On the one hand, the data-driven nature of social lends itself to a bottom line-oriented mode of thinking. In addition, consistency is likely the most important factor when it comes to succeeding as a social marketer.
However, the difference between a forgettable social effort and a truly impactful presence is to be the opposite of consistent. Great social brands are whimsical, full of surprises and act more like the people they interact with than the gigantic corporations they represent.
How can organizations balance these two seemingly opposing needs? Is there a way to systematically foster spontaneity or is that a contradiction in terms?
Read on to explore actionable strategies for balancing these two seemingly opposite (yet integral) components of successful social media marketing.
Surprise is Emotionally Potent
As anyone who has ever been to a surprise birthday party or watched a scary movie knows, the unexpected has a uniquely strong ability to elicit a powerful emotional response.
A study done by Emory University showed that unexpected stimuli actually led to a strong and self-reinforcing positive interaction in subjects. Another study carried out at Brown University demonstrated that unforeseen events are more likely to change our feelings, beliefs and associations.
In summary, what a large body of scientific findings prove is that spontaneity has a great deal of potential when it comes to doing two things that are central to marketing: capturing people’s attention and turning that attention into a positive response.
Spontaneity is What People Want on Social
As I’ve written in a previous article, brands on social are performing a delicate balancing act in which they attempt to interact with customers on a human level while still acknowledging that they’re really not people.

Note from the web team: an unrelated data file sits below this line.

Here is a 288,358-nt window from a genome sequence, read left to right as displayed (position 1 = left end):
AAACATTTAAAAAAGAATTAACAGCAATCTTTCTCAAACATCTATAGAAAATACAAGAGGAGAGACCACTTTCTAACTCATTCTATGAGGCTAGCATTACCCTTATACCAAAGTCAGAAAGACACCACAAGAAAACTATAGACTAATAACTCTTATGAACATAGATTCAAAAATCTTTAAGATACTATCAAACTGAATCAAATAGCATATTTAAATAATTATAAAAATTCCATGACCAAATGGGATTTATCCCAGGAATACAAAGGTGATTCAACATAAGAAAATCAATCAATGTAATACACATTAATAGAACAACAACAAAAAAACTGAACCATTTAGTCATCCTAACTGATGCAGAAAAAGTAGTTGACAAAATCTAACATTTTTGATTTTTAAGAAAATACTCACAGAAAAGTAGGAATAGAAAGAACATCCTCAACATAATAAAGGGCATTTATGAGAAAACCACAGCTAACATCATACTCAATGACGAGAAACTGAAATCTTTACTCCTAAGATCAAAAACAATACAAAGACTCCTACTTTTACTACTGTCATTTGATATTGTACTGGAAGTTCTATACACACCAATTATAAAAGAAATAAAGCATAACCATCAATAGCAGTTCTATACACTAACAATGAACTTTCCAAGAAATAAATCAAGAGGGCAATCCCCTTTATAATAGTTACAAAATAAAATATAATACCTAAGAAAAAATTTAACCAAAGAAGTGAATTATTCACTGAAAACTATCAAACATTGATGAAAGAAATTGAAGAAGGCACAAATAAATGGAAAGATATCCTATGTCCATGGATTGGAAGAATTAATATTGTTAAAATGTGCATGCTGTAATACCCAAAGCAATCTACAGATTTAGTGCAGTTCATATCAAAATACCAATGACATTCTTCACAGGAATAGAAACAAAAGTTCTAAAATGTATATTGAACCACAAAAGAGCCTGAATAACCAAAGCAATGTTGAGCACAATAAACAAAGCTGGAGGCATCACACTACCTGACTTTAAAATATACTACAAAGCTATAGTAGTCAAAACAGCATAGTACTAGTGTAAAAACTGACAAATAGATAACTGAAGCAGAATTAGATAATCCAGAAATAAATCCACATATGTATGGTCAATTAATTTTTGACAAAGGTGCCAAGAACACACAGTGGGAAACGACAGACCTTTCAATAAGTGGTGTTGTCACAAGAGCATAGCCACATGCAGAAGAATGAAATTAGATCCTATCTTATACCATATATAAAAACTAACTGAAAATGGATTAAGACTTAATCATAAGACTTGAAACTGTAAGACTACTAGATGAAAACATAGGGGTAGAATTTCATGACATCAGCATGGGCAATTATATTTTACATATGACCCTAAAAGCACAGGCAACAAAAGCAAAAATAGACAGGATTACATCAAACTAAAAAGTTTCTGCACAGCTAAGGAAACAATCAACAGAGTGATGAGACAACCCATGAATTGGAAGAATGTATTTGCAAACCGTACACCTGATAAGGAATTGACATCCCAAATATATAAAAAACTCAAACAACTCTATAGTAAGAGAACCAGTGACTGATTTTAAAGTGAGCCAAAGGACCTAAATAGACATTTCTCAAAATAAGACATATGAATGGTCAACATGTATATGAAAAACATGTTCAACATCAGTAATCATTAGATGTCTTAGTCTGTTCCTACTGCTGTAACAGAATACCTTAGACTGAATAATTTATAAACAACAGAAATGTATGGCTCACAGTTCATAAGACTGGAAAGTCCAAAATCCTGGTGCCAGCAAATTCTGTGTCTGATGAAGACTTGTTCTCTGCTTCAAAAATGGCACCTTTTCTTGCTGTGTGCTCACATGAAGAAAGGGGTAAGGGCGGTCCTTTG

One excellent tactic to help brands be more relatable on social is to embrace spontaneity. Most people don’t plan their tweets weeks or months ahead, and doing so reeks of self-promotion. Brands that react spontaneously to their customers or to events (that their customers care about) will have a much more natural and relatable social presence.
Millennials are often referred to as the first “Unbored Generation.” In a recent Pew poll found that nearly all 18-29-year-olds will turn to their phone to avoid boredom.
All this is to say that what your brand has to say on social better be more novel than whatever else is going on in the millennial’s immediate surroundings. The most receptive social audience is also the most fickle, and if you are boring you will never make an impact. Too much predictability is social media suicide.
Organization Fosters Spontaneity
Spontaneity is clearly important for social media from an audience point-of-view, but how can brands hope to build a consistent and reliably successful marketing campaign that still remains fresh and novel?
It’s certainly possible. In fact there are a select few brands that make spontaneous social look easy. However, just looking at the results doesn’t paint an accurate picture of the process behind them.
Perhaps, no digital ink has been spilled more on a topic than on the now legendary “Oreo Superbowl Tweet.” To summarize a point that was subsequently beaten to death, Oreo spoke a language its fans wanted to hear, redefined what companies could do with social, and stole a show regularly dominated by million dollar commercial spots for pennies and cleverness.
So much was celebrated about the results of Oreo’s social stroke of genius that many missed the real lesson to be learned.
That tweet did not just come out of nowhere. The previous year saw Oreo become a fine-tuned, well-planned social engine. They pumped out a new relevant, unique and timely piece of visual content every day for the better part of a year.
The tweets were planned, but they created a culture and habit where content could be concepted created and approved quickly.
As 360i (their agency responsible for the tweet) notes on their site:
This type of snap collaboration was not new for Oreo, however, as the brand had laid a foundation for real-time, culturally relevant content creation through the Daily Twist program and similar efforts during the previous several months.
The lesson here is that spontaneity can be fostered on the organizational level, and the type of content that appears effortless and natural is actually the result of a fairly disciplined marketing culture.
80/20 Spontaneity Rule
Although the 80/20 rule has many iterations in digital marketing strategy, the principle can be appropriately applied to a healthy balance of planned vs. spontaneous content.